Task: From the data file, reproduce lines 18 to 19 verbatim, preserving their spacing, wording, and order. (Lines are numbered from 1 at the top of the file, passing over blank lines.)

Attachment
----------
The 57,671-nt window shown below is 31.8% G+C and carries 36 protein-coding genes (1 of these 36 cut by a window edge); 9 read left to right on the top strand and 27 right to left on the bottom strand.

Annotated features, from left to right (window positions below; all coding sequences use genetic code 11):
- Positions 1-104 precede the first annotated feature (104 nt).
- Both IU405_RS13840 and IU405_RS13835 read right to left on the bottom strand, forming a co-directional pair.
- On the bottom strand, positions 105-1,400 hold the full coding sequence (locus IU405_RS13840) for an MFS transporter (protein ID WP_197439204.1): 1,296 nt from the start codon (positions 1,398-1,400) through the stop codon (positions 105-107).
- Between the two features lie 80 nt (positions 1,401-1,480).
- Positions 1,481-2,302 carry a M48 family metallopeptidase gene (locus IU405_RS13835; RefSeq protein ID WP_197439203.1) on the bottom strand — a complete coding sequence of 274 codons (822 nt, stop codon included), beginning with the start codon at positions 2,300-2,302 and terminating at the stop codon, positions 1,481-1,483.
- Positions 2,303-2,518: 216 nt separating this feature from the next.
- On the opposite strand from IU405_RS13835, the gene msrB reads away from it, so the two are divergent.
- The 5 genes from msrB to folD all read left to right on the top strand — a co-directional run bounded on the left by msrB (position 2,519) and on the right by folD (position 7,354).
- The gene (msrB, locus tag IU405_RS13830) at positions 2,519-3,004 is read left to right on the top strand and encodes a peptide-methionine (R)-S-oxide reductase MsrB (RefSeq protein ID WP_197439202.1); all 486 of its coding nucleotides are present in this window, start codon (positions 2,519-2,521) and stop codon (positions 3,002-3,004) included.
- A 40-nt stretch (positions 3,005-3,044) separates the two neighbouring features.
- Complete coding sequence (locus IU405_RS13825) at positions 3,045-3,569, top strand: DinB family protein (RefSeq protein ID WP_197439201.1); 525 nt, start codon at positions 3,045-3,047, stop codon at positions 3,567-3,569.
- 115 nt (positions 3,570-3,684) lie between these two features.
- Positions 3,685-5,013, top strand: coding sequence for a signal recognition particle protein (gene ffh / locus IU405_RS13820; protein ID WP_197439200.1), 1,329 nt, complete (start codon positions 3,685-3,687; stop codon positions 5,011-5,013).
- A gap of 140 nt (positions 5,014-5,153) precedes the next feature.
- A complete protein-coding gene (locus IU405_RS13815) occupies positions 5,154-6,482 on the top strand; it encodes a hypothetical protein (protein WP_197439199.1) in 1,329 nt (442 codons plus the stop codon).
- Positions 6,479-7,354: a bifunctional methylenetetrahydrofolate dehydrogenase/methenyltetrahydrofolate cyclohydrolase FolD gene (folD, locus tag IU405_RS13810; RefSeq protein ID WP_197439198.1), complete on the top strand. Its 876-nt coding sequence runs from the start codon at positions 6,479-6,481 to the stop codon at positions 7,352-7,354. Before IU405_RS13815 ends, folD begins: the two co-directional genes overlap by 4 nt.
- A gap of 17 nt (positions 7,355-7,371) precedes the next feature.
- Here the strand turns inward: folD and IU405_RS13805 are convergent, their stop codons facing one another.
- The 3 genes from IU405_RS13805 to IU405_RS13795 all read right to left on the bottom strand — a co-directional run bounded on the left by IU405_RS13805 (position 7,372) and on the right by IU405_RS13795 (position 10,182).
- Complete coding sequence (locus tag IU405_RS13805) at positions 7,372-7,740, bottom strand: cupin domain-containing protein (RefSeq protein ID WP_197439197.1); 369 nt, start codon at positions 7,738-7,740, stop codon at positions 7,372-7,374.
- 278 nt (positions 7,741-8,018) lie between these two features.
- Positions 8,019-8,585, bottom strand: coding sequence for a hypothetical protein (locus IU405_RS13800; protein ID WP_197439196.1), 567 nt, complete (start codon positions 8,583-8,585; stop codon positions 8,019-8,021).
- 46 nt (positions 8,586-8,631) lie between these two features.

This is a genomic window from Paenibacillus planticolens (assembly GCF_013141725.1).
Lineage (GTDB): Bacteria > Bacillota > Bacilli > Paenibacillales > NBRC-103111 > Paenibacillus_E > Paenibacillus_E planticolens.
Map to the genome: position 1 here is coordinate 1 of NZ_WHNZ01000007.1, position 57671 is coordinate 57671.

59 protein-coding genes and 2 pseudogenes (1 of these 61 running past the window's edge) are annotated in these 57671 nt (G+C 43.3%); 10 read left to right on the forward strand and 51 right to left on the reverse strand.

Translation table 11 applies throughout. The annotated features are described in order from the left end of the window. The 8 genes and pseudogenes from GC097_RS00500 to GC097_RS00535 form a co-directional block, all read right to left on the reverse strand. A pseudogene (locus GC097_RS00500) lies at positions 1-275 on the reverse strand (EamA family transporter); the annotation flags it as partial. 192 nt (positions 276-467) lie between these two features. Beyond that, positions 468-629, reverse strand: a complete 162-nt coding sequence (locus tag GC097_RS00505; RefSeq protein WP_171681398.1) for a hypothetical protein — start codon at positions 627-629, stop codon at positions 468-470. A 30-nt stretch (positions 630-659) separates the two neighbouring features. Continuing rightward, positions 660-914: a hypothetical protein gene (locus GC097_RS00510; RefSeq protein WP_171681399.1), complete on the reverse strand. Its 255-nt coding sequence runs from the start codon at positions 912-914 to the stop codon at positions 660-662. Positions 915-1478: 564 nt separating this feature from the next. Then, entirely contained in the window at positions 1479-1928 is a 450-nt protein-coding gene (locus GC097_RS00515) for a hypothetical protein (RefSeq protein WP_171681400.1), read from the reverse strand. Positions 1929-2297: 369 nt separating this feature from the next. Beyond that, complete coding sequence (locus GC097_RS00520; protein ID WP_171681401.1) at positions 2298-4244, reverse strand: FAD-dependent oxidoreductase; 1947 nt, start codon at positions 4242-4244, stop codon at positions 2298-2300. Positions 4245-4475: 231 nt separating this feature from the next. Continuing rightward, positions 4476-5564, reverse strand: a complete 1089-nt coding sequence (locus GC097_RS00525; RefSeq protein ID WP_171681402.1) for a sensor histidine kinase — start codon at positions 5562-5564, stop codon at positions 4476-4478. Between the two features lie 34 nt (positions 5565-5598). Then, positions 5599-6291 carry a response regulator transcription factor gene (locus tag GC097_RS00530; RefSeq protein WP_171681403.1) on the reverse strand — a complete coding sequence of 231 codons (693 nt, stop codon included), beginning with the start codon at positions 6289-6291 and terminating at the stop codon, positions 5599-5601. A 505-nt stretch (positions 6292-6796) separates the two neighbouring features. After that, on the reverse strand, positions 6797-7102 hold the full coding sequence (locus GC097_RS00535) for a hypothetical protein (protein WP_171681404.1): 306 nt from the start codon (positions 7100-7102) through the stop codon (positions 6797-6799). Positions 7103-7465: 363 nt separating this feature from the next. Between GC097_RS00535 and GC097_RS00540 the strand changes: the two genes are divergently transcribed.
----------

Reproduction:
- Positions 6,479-7,354: a bifunctional methylenetetrahydrofolate dehydrogenase/methenyltetrahydrofolate cyclohydrolase FolD gene (folD, locus tag IU405_RS13810; RefSeq protein ID WP_197439198.1), complete on the top strand. Its 876-nt coding sequence runs from the start codon at positions 6,479-6,481 to the stop codon at positions 7,352-7,354. Before IU405_RS13815 ends, folD begins: the two co-directional genes overlap by 4 nt.
- A gap of 17 nt (positions 7,355-7,371) precedes the next feature.